Under alkaline conditions, the hydroxide was formed by iron ions and hydroxyl with the effect of coagulation and sedimentation, which can be attracted to the weakly negative charged particles in the solution to form a relatively stable floc (iron) (Ying et al. 2012).

Some properties of micro-electrolysis and Fenton are conducive to in situ coupling. Zhang et al. (2013) identified that pH 3 was suitable for micro-electrolysis. Another research found that the maximum organics removal rate reached by Fenton was under pH 2 (Xu et al. 2017). So an acidic reaction environment is necessary for these two processes. Moreover, Van der Zee et al. (2003) found that the iron and carbon micro-electric field can accelerate electron transfer, the electric field effect will promote Fenton oxidation. Hai et al. (2007) also proposed that a combination of two chemical processes could break through some flaws of an individual chemical treatment.

There are usually two kinds of micro-electrolysis and Fenton combined oxidation methods. One is Fe/C micro-electrolysis (ICM) and Sequential Fenton oxidation, which has been developed to be more mature in the past several years (Lan et al. 2012; Zhang et al. 2012; Xu et al. 2016). However, it has some difficulties in application due to the long process flow and the high cost of construction and operation. Another is ICM coupling with in situ Fenton technology. In situ coupling technology aggravates iron corrosion and promotes recycling utilization of Fe2+ and Fe3+ (Equations (1), (4) and (5)) due to the existence of H2O2. ICM-Sequential Fenton oxidation only utilizes the residual Fe2+ in the effluent of micro-electrolysis to react with H2O2 and does not guarantee the supply of Fe2+. Zhang et al. (2012) found that over 60% chemical oxygen demand (COD) removal rate was achieved after 90 min of internal micro-electrolysis and then 105 min of Fenton process under the optimal conditions for landfill leachate. In another research, hydrogen peroxide-enhanced ICM was used for pretreatment of landfill leachate with the highest COD removal (74.59%) (Wang et al. 2016). These studies have demonstrated that ICM-in situ Fenton technology is superior to the former technology in pollutant degradation. Therefore, in situ coupling technology becomes a promising research focus in the wastewater treatment field; so far this process has not yet explored involving PDW. It is of practical significance to explore the application of micro-electrolysis and Fenton in situ coupling technology in the pretreatment of PDW. In addition, the study sample will use actual wastewater to improve the industrial application possibilities.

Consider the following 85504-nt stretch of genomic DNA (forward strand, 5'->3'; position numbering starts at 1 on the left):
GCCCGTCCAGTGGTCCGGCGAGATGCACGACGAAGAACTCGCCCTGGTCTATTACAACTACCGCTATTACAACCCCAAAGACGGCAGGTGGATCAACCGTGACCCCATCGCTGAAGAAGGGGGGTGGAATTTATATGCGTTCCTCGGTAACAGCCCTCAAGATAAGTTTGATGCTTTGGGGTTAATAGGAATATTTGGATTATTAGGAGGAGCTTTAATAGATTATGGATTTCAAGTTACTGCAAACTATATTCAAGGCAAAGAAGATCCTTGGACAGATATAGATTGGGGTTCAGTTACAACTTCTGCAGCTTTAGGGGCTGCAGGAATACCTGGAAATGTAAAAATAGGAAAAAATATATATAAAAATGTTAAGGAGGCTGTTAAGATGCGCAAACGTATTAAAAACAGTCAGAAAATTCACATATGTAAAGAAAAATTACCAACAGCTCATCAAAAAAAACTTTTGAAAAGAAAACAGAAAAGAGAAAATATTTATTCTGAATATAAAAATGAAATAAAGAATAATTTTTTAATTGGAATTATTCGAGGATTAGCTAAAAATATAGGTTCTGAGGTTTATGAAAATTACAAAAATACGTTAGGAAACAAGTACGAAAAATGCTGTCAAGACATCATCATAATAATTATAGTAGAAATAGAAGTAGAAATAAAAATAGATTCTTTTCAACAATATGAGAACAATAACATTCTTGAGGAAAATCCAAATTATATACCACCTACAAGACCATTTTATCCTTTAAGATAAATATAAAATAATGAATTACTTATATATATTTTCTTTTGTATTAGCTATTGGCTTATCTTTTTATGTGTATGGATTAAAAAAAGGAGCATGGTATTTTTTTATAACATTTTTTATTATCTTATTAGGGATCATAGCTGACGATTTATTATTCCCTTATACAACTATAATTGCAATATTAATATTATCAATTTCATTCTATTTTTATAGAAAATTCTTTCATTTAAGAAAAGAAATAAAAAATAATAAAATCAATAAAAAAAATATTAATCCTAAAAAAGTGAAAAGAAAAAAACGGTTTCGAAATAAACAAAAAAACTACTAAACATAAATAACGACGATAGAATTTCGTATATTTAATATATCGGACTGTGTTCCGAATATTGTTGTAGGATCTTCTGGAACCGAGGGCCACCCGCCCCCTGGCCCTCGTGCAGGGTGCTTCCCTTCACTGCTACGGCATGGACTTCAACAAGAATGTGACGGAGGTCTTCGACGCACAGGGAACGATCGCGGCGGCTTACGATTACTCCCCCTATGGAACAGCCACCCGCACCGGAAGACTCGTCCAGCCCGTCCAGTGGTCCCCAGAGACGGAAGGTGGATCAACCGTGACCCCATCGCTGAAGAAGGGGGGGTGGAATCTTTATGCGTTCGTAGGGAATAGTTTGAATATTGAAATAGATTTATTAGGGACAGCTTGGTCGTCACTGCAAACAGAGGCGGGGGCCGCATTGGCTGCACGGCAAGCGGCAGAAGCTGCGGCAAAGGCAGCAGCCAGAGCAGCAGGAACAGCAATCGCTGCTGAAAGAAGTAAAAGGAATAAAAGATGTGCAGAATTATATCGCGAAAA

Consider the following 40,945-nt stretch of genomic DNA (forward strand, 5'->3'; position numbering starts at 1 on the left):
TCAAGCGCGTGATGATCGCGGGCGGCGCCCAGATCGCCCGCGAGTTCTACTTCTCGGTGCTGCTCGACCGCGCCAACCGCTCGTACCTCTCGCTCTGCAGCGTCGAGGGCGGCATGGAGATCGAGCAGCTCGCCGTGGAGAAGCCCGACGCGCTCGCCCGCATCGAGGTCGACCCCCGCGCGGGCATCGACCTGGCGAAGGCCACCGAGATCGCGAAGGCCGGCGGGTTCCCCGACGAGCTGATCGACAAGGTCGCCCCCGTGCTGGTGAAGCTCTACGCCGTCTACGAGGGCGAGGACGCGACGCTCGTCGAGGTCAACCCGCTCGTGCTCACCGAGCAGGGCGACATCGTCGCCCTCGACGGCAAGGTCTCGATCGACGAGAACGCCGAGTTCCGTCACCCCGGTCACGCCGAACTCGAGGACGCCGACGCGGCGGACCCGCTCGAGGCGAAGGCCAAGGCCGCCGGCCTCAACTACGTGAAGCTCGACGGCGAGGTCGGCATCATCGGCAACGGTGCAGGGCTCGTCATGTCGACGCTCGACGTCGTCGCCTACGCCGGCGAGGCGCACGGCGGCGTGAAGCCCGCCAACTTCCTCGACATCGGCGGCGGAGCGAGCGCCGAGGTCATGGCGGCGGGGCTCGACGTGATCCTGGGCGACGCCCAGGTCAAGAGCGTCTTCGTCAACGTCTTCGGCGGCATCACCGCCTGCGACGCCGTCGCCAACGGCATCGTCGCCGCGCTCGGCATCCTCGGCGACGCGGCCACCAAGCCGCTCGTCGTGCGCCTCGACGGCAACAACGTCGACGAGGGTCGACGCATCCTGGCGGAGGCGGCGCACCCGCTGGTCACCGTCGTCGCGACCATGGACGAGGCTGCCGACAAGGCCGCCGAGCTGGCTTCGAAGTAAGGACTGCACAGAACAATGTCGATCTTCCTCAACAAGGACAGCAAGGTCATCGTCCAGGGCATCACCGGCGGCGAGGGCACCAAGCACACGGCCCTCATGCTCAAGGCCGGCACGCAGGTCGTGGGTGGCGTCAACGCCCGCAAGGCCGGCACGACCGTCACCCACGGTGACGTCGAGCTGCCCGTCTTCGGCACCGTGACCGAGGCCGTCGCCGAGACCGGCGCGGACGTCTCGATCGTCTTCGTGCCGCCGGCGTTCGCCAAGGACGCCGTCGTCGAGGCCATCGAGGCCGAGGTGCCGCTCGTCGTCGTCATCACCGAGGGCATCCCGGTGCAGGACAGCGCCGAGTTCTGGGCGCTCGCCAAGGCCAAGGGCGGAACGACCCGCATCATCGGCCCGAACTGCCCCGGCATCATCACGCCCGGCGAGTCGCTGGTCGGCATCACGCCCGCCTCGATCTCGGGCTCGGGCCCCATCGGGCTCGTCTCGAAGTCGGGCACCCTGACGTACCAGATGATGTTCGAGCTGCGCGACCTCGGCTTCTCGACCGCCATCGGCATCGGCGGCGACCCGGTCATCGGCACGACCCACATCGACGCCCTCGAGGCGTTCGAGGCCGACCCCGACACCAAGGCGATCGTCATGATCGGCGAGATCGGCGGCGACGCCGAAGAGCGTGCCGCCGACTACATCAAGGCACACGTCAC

Response surface methodology (RSM) is the statistical analysis tool to optimize the experimental design and mathematical modeling (Thirugnanasambandham & Sivakumar 2015). Most studies have been carried out to determine the feasibility and performance of the treatment technologies by RSM (Li et al. 2010; Gengec et al. 2012). UV-Vis spectroscopy and three-dimensional excitation-emission matrix (3D-EEM) fluorescence spectra can identify the types of organic pollutants to look forward to providing a direction for subsequent processing from a biochemical perspective (Sun et al. 2016). 3D-EEM spectra is widely used in research into dissolved organic matter (DOM) in water due to its low cost, simple pretreatment, no damage to samples and high sensitivity (Hao et al. 2012). Nakamura et al. (2009) has reported on the dye analysis of Shosoin textiles by EEM fluorescence and UV-Vis spectrometry.

In this study, a novel micro-electrolysis filling which is easy to clean and produces less iron sludge was used to establish the ICM system. The pretreatment of the actual PDW was investigated by Fe/C micro-electrolysis coupled with the H2O2 (ICMH) process without the addition of Fe2+. The effects of H2O2 concentration, initial pH, Fe/C dosage and reaction time on the COD removal rate of the actual PDW were investigated by RSM to determine optimal parameters and the higher treatment effect. The degradation mechanism of organic matter in PDW was analyzed by UV-Vis spectroscopy and 3D-EEM spectra.